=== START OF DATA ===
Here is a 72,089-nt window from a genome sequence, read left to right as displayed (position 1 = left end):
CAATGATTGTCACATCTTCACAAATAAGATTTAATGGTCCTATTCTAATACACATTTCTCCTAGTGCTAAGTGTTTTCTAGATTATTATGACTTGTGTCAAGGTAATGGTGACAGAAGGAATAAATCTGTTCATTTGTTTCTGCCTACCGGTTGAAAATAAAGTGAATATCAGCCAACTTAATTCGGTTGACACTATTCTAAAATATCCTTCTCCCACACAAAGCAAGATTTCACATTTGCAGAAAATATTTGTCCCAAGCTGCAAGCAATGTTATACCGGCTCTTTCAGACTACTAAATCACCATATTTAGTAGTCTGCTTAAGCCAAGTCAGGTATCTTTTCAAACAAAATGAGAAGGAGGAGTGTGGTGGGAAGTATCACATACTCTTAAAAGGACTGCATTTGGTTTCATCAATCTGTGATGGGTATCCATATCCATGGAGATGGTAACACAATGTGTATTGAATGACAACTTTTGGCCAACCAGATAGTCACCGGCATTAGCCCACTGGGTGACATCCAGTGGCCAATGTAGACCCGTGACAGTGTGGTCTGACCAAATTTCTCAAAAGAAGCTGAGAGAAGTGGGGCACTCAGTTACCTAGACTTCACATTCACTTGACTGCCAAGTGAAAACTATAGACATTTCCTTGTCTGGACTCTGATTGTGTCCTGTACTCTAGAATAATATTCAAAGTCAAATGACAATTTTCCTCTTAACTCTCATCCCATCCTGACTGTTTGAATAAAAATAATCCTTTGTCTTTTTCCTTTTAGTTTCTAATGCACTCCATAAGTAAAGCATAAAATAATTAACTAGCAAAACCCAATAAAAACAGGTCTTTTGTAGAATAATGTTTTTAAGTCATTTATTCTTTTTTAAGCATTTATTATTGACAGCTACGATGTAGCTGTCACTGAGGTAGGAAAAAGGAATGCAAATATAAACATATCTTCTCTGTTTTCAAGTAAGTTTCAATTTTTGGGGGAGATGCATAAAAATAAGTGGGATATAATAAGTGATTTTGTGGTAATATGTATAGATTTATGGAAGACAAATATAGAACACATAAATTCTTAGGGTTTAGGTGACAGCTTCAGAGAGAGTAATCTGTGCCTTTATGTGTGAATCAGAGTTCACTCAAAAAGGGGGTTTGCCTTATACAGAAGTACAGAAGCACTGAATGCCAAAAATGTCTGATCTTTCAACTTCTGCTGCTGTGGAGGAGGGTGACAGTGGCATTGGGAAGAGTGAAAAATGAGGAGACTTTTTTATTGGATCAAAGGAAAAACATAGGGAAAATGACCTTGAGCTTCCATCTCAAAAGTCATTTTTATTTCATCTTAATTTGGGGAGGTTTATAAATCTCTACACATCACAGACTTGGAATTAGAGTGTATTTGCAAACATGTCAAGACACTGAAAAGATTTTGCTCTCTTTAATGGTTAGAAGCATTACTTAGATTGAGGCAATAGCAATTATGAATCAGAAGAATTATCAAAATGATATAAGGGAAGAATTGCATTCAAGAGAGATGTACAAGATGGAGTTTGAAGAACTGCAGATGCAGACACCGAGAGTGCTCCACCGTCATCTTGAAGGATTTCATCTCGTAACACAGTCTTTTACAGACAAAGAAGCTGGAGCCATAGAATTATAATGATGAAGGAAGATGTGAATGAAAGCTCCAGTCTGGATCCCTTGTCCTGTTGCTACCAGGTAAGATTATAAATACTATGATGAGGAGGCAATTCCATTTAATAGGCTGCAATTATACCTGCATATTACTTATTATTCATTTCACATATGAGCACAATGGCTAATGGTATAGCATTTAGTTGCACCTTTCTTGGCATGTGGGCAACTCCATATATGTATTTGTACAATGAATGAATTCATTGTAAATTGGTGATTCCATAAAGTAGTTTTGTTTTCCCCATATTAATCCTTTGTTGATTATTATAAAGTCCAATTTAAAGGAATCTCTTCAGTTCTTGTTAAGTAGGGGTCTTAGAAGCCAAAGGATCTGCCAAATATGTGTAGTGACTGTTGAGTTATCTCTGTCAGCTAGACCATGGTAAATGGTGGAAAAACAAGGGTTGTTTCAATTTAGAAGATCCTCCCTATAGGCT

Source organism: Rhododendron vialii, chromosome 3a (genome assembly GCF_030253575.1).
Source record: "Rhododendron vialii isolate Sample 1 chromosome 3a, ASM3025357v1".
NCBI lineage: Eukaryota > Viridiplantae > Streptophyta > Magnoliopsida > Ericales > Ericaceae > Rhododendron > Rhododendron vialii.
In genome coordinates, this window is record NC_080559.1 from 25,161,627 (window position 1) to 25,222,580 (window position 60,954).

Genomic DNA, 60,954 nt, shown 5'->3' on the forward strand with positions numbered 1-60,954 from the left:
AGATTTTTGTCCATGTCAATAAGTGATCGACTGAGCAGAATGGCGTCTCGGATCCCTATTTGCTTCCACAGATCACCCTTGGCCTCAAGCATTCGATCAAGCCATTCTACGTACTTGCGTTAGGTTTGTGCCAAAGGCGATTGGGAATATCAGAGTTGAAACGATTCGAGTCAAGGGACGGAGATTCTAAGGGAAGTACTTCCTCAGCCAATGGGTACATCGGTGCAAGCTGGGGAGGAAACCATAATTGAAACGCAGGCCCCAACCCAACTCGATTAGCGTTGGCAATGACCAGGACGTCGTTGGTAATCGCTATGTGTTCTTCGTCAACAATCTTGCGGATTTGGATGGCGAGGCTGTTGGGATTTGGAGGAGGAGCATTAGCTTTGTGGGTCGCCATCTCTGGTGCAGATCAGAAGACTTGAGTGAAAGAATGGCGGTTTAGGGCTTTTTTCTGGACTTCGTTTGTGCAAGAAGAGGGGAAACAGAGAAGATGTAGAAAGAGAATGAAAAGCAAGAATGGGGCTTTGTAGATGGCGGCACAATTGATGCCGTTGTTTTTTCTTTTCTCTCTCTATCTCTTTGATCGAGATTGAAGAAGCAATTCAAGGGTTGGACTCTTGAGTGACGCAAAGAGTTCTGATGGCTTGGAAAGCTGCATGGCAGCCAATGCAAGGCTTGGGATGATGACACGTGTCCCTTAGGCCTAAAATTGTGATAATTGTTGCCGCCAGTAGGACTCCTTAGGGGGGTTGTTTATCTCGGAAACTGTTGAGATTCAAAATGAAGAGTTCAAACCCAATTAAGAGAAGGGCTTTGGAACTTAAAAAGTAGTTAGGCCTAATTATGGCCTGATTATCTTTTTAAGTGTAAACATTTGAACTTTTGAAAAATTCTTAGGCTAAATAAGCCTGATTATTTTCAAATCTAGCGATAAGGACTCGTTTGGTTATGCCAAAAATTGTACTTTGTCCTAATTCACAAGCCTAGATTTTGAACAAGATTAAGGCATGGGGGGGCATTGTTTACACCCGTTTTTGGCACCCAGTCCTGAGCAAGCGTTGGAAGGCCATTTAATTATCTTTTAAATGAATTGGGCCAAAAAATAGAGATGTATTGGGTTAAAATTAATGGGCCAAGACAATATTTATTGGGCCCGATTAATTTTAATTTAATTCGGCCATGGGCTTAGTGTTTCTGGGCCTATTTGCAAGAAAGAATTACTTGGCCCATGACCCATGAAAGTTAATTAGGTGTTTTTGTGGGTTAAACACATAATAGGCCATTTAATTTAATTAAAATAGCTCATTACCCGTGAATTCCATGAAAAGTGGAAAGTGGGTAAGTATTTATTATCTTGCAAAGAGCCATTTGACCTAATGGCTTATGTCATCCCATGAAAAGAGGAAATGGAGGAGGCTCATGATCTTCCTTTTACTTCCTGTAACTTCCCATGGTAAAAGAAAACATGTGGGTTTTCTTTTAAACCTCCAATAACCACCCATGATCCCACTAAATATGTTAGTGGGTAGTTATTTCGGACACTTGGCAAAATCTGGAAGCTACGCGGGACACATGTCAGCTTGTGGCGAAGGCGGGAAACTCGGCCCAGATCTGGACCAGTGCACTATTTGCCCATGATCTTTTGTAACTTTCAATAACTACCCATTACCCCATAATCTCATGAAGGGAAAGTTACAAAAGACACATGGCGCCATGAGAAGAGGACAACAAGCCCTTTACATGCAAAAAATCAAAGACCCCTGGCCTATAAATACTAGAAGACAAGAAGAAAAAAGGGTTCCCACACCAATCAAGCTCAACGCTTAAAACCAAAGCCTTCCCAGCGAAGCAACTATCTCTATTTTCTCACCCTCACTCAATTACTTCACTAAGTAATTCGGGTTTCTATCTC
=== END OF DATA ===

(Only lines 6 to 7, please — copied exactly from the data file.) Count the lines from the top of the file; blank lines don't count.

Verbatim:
In genome coordinates, this window is record NC_080559.1 from 25,161,627 (window position 1) to 25,222,580 (window position 60,954).

Genomic DNA, 60,954 nt, shown 5'->3' on the forward strand with positions numbered 1-60,954 from the left: